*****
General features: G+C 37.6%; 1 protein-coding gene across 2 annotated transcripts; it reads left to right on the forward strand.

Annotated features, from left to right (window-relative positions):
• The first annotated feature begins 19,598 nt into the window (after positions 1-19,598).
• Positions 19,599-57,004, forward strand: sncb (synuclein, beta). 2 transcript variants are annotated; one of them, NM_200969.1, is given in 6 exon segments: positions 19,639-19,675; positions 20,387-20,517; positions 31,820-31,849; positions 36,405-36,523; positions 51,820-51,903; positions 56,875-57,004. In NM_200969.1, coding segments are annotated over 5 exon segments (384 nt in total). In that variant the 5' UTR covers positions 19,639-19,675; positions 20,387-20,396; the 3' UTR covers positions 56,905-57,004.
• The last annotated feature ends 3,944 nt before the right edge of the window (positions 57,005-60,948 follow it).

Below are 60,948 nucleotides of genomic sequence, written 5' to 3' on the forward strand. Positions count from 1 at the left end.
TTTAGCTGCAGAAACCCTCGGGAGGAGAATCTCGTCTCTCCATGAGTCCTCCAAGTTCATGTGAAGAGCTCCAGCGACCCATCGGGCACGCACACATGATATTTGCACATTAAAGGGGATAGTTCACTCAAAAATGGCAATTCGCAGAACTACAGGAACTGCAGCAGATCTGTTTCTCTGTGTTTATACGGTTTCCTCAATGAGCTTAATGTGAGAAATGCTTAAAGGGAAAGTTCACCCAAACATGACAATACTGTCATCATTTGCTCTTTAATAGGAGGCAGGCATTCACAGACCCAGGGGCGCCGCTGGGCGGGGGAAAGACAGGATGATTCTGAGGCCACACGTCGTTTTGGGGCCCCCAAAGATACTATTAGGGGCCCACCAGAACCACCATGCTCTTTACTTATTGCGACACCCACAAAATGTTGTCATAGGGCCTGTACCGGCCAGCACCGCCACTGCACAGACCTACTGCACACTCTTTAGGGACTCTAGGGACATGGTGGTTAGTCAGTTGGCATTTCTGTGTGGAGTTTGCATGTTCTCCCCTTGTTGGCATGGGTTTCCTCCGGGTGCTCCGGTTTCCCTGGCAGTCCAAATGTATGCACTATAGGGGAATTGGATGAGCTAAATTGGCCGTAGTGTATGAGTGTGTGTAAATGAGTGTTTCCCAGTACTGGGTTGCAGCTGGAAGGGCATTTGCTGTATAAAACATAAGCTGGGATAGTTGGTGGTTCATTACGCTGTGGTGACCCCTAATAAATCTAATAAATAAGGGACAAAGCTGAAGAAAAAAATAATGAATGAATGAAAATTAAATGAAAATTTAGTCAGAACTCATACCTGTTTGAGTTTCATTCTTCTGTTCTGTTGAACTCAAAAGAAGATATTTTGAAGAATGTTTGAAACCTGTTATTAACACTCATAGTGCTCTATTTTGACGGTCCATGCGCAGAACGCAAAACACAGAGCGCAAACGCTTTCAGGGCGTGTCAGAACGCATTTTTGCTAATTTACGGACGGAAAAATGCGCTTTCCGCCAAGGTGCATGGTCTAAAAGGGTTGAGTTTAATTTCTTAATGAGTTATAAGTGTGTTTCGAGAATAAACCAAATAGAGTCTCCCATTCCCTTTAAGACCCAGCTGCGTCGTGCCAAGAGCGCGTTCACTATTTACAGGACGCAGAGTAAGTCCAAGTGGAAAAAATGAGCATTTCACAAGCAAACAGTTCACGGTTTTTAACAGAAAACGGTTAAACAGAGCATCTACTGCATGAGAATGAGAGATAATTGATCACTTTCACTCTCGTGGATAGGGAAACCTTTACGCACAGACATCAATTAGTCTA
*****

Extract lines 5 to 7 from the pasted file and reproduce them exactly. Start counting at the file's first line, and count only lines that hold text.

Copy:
• The last annotated feature ends 3,944 nt before the right edge of the window (positions 57,005-60,948 follow it).

Below are 60,948 nucleotides of genomic sequence, written 5' to 3' on the forward strand. Positions count from 1 at the left end.
TTTAGCTGCAGAAACCCTCGGGAGGAGAATCTCGTCTCTCCATGAGTCCTCCAAGTTCATGTGAAGAGCTCCAGCGACCCATCGGGCACGCACACATGATATTTGCACATTAAAGGGGATAGTTCACTCAAAAATGGCAATTCGCAGAACTACAGGAACTGCAGCAGATCTGTTTCTCTGTGTTTATACGGTTTCCTCAATGAGCTTAATGTGAGAAATGCTTAAAGGGAAAGTTCACCCAAACATGACAATACTGTCATCATTTGCTCTTTAATAGGAGGCAGGCATTCACAGACCCAGGGGCGCCGCTGGGCGGGGGAAAGACAGGATGATTCTGAGGCCACACGTCGTTTTGGGGCCCCCAAAGATACTATTAGGGGCCCACCAGAACCACCATGCTCTTTACTTATTGCGACACCCACAAAATGTTGTCATAGGGCCTGTACCGGCCAGCACCGCCACTGCACAGACCTACTGCACACTCTTTAGGGACTCTAGGGACATGGTGGTTAGTCAGTTGGCATTTCTGTGTGGAGTTTGCATGTTCTCCCCTTGTTGGCATGGGTTTCCTCCGGGTGCTCCGGTTTCCCTGGCAGTCCAAATGTATGCACTATAGGGGAATTGGATGAGCTAAATTGGCCGTAGTGTATGAGTGTGTGTAAATGAGTGTTTCCCAGTACTGGGTTGCAGCTGGAAGGGCATTTGCTGTATAAAACATAAGCTGGGATAGTTGGTGGTTCATTACGCTGTGGTGACCCCTAATAAATCTAATAAATAAGGGACAAAGCTGAAGAAAAAAATAATGAATGAATGAAAATTAAATGAAAATTTAGTCAGAACTCATACCTGTTTGAGTTTCATTCTTCTGTTCTGTTGAACTCAAAAGAAGATATTTTGAAGAATGTTTGAAACCTGTTATTAACACTCATAGTGCTCTATTTTGACGGTCCATGCGCAGAACGCAAAACACAGAGCGCAAACGCTTTCAGGGCGTGTCAGAACGCATTTTTGCTAATTTACGGACGGAAAAATGCGCTTTCCGCCAAGGTGCATGGTCTAAAAGGGTTGAGTTTAATTTCTTAATGAGTTATAAGTGTGTTTCGAGAATAAACCAAATAGAGTCTCCCATTCCCTTTAAGACCCAGCTGCGTCGTGCCAAGAGCGCGTTCACTATTTACAGGACGCAGAGTAAGTCCAAGTGGAAAAAATGAGCATTTCACAAGCAAACAGTTCACGGTTTTTAACAGAAAACGGTTAAACAGAGCATCTACTGCATGAGAATGAGAGATAATTGATCACTTTCACTCTCGTGGATAGGGAAACCTTTACGCACAGACATCAATTAGTCTA